Rotary Peace Center at Chulalongkorn University, Bangkok, Thailand

Let’s Talk About Money: A Perspective on Financing the Post-2015 Development & Peacebuilding Agenda

“The best way to prepare for the Post-2015 era is to demonstrate that when the international community commits to a global partnership for development, it means it, and directs the resources to where they are most needed.” Ban ki-Moon, UN Secretary-General, 2013

The funding of peace programs was one of the issues addressing capacity building on our agenda in last week’s session with Craig Zelizer and Cata Rojas.  This  interesting discussion inspired me to critically reflect, based on my own experience in the policy field, upon current debates around the financing of peacebuilding generally and the ability of sub-national and regional public sector donors to engage in the field effectively.  This debate is taking place against the backdrop of the emergence of a new global development agenda that will follow the Millennium Development Goals, set to expire at the end of this year.  The post-2015 development agenda, one addressed to societies in both the global north and south, is expected to be adopted at a UN Summit in New York in September after two years of intense consultation and negotiation with a broad range of national and international stakeholders.  It includes a set of 17 individual sustainable development goals (SDGs) and 169 targets aimed at combating poverty, eradicating hunger, and promoting inclusive development in all of its economic, social and environmental dimensions.  The prevention of gender based violence and the promotion of peaceful and inclusive societies – goals 5 and 16 are the peace related issues included in the list.

The effective implementation of these and other goals on the agenda will require a deep commitment by the donor community to strong, diverse, conflict-sensitive development funding.  A recent agreement in Addis Ababa on Development Financing, one of many devoted to enhancing the impact of development assistance in recent years, outlines the parameters for an international funding architecture for the post-2015 development framework.  The practical implications of the Addis initiative for financing peacebuilding in particular are not, in my opinion, immediately clear.  The need to more actively involve a wide spectrum of development donors from the public and private sectors in the spirit of establishing global partnerships, was nonetheless highlighted as a necessary way forward.

Regional and local authorities, for instance in Germany, are key actors whose activities are often designed to support educational initiatives and information campaigns in their respective regions on the importance of peace and development programs.  They also provide some resources for smaller-scale projects in developing countries and critical protection services to refugee communities displaced by conflict.  Their ability however to make significant financial contributions to the global development agenda is limited.  This is due in part to decreasing budgets and a continued high demand for public funding in the field.  Stable and sustainable donor partnerships which more effectively involve local state and non-state actors offer a window of opportunity for expanding the financial pie and increasing the potential impact of each donor’s individual contribution.  This is an important step toward expanding the scope and the diversity of experience, expertise and financial resources for programs and projects in the field.  This could also improve the willingness and ability of local and regional actors to fund initiatives (e.g. promoting peace through culture) that do not neatly fit into the narrow confines of a traditional policy niche.  Creating a space for networking devoted to improving the dialogue and the cooperation between local and regional authorities, the private sector and philanthropy donors is an important area of action in this context.  It is hard work given the challenges associated with managing collaborative activities amongst institutions that may be pursuing mutual goals but with very different organizational mandates and cultures.  The effort involved is however worth it if it strengthens the scope for supporting innovative peace related development programs.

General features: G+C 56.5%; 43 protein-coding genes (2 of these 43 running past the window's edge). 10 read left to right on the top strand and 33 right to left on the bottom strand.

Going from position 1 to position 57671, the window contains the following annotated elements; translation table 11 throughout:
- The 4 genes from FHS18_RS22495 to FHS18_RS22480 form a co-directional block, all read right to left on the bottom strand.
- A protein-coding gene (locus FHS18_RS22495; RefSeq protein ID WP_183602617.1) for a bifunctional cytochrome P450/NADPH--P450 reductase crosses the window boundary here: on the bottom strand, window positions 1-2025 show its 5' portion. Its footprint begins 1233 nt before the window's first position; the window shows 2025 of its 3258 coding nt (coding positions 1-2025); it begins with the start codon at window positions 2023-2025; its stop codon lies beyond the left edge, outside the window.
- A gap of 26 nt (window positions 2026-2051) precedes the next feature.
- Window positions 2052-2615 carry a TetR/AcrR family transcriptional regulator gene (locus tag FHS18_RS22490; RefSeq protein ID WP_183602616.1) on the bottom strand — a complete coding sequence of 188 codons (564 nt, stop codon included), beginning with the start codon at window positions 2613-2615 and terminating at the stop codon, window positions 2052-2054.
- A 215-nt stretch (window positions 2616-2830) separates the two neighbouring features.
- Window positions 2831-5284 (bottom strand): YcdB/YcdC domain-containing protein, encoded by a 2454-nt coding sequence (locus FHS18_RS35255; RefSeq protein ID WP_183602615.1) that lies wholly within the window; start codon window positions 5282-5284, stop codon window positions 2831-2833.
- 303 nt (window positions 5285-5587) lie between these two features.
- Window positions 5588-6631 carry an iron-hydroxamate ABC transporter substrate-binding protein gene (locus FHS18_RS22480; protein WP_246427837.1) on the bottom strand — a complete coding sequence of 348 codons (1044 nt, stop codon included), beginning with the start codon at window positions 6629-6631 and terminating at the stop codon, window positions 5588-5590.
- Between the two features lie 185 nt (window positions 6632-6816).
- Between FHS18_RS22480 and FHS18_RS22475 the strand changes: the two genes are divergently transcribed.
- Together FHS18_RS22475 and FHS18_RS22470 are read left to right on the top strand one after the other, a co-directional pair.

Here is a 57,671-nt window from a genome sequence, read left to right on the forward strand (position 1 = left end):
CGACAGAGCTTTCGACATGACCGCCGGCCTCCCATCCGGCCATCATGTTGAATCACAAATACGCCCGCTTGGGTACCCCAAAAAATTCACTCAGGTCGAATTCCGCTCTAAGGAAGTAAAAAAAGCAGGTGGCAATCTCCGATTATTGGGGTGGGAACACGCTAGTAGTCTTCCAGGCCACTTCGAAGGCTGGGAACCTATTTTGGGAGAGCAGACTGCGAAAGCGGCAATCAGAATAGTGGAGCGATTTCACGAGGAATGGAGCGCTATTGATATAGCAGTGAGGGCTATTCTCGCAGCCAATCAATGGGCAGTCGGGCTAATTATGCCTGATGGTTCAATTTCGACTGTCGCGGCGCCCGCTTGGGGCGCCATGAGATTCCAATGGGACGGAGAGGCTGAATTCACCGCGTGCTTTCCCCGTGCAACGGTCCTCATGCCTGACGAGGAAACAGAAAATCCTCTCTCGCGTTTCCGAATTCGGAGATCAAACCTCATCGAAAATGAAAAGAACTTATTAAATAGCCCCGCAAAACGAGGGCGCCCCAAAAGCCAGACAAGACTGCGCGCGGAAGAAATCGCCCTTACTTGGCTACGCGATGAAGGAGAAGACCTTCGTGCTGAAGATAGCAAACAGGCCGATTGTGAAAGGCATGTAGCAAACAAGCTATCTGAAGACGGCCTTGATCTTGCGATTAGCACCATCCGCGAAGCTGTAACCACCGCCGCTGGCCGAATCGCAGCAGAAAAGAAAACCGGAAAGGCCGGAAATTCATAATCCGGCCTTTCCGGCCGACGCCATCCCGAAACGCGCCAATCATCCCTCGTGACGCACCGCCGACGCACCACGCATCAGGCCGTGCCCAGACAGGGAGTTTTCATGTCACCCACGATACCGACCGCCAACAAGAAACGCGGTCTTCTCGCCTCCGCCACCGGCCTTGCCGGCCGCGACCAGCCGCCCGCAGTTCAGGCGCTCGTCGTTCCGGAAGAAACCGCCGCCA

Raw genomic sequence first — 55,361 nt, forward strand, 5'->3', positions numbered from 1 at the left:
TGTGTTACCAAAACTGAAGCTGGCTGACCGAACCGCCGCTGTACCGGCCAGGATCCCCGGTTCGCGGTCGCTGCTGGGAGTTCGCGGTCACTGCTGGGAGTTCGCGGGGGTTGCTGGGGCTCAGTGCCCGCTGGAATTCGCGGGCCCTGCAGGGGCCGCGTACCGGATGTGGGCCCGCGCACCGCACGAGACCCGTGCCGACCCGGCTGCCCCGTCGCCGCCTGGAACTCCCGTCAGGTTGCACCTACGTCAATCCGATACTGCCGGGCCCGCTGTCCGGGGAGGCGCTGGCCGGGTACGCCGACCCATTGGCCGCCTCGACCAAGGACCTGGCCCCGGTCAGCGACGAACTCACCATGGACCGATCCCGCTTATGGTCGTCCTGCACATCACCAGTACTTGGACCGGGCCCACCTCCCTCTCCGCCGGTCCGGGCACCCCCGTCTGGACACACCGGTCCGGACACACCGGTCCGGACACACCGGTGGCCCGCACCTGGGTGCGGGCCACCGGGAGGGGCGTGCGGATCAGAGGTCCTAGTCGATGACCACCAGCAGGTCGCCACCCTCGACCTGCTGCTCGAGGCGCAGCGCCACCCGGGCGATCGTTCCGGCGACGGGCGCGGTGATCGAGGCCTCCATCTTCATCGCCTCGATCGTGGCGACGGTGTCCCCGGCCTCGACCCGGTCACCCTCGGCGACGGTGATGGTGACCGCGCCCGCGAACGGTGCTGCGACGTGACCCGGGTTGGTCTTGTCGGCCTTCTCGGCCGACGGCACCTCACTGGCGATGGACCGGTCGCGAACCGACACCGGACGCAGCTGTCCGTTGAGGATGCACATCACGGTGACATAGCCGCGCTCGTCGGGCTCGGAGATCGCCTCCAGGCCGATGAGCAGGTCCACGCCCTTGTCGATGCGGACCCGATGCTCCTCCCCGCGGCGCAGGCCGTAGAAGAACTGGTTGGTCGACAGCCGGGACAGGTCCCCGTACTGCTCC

Dimitria Clayton, USA
Rotary Peace Fellow
June 2015 Session


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